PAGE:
Spiraling, Part II

When you hear the word “spiraling”, does it invoke a positive or negative emotion? Admittedly, I take the word with a negative bias, since it’s a downward progression that invokes a falling-back-to-earth feeling. Is it possible to see the word in a positive light? Yes, if you think about Spirographs, which were drawing tools that existed exclusively for the purpose of drawing perfect spirals. Mind you, they’re a complete waste of time, representing an overly mechanical and boundaried form of art that really limits creative expression. But art is art, right? Eye of the beholder, and all that.

And besides, Spirograph spirals are a heck of a lot prettier than the scrawlings that come from whatever writing instrument I’m holding at a given point in time. Which makes me jealous, since I never had a Spirograph as a kid, and Lite-Brite didn’t really do it for me.

So, I reject this justification of spiraling as a positive expression. Let’s try again.

Another way I’ve heard the term used is to refer to jazz improvisation. I’m not sure if it’s entirely defined, but a lot of jazz improv involves running up or down a scale indirectly…there’s a distinct progression. When I do it, it’s usually downward, and I suspect that’s often the case. The first time I heard this use of spiraling was in a movie called “The Commitments”, which is about a soul band in Ireland (and, incidently, a favourite of mine). In one scene, the trumpet player gets annoyed with the saxophonist for spiraling, which he says is jazz, not soul.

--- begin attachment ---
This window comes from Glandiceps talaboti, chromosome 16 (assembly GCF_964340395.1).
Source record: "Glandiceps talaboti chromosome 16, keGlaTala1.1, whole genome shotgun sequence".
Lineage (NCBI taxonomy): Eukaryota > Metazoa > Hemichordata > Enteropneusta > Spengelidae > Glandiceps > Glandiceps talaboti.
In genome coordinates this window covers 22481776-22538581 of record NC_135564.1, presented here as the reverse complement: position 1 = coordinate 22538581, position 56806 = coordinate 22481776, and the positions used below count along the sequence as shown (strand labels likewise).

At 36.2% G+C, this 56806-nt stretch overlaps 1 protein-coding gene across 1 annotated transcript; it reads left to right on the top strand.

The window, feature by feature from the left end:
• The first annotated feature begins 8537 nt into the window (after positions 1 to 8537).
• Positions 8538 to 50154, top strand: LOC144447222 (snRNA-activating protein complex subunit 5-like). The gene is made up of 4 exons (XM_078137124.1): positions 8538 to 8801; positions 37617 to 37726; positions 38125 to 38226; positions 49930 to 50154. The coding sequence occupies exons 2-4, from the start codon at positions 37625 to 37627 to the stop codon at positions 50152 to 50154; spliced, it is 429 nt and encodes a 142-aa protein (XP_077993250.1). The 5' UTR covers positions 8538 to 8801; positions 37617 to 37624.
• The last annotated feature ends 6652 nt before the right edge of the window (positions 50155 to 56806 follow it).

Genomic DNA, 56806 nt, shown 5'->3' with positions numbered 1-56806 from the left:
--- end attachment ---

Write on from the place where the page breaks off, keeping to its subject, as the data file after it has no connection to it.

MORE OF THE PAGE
Interesting, eh? Same creative overtone as the Spirograph, which you can’t really escape, but more freedom of expression. That’s much more useful toward satisfying a positive bias for spiraling. However, it’s really limited, since most people won’t be familiar with the jazz use of the term.

And besides…oh wait…I just reread this and realized that it’s a hideously boring scatterthought.

Sorry ’bout that.

Russ